The extraordinarily mixed reception at the Cannes Film Festival only added to the “must see” factor of this controversial movie from director, Lars von Trier. I will admit that previous work often dictates the length of rope I will give directors when it comes to their more experimental efforts. If I am already a fan, as is the case with von Trier, I am far more likely to accept the mystifyingly abstract and horrifyingly extreme — and, believe me… “Antichrist” requires a very long rope.
The film traverses the path of grief experienced by a couple who tragically loses their young son when he falls to his death from a window. The couple flee to a cabin in the woods, metaphorically stranded in a forest of despair and pain. Listen… this is an artistic film that will repulse and shock the vast majority of viewers.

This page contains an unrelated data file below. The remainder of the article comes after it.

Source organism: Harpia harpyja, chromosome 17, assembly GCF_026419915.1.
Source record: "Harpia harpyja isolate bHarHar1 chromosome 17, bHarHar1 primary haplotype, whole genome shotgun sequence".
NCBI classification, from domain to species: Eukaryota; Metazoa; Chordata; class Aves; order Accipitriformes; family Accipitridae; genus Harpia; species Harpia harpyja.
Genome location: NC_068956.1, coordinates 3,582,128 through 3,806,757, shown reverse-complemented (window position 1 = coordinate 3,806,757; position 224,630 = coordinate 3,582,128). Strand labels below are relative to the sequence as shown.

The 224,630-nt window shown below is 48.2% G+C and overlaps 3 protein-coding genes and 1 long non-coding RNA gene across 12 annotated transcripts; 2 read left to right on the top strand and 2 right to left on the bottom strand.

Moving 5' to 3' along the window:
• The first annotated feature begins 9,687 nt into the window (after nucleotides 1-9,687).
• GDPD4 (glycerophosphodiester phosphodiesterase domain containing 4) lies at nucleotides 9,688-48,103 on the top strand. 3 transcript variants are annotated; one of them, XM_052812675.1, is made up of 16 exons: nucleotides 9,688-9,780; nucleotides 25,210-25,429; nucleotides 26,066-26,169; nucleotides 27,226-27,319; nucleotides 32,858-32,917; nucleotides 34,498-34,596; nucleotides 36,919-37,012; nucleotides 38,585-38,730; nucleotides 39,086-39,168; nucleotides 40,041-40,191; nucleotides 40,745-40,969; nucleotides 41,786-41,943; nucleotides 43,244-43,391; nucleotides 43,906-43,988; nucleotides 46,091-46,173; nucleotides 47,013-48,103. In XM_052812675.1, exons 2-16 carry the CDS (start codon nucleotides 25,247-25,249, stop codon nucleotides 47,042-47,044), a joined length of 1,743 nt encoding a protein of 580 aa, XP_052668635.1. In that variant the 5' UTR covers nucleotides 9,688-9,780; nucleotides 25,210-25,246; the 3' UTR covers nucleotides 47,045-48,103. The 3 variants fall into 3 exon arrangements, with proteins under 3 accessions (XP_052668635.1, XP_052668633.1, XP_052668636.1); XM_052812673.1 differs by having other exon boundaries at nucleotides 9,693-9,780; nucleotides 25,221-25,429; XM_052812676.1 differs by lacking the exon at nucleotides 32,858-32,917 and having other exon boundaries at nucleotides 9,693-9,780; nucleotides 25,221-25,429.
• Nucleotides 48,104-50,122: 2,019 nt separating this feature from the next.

No one will enjoy the film — it is not that type of art. This is a piece of work to be experienced rather than enjoyed. I can admire the beautiful aspects of the movie. I can respect the performances. I can salute the courage of the director. However, it is not a film that I would ever subject myself to again… and unless you are a very adventurous cineaste, I would advise you to steer clear.
This is a nice coming-of-age tale from Brazil starring Vincent Cassel, Camilla Belle & Laura Neiva. “Adrift” (“À Deriva”) tells the story of Filipa — a 14 year old girl whose parents are on the verge of splitting due to infidelities on both sides. The film follows her as she navigates the inherently difficult emotions attached with the disintegration of her family.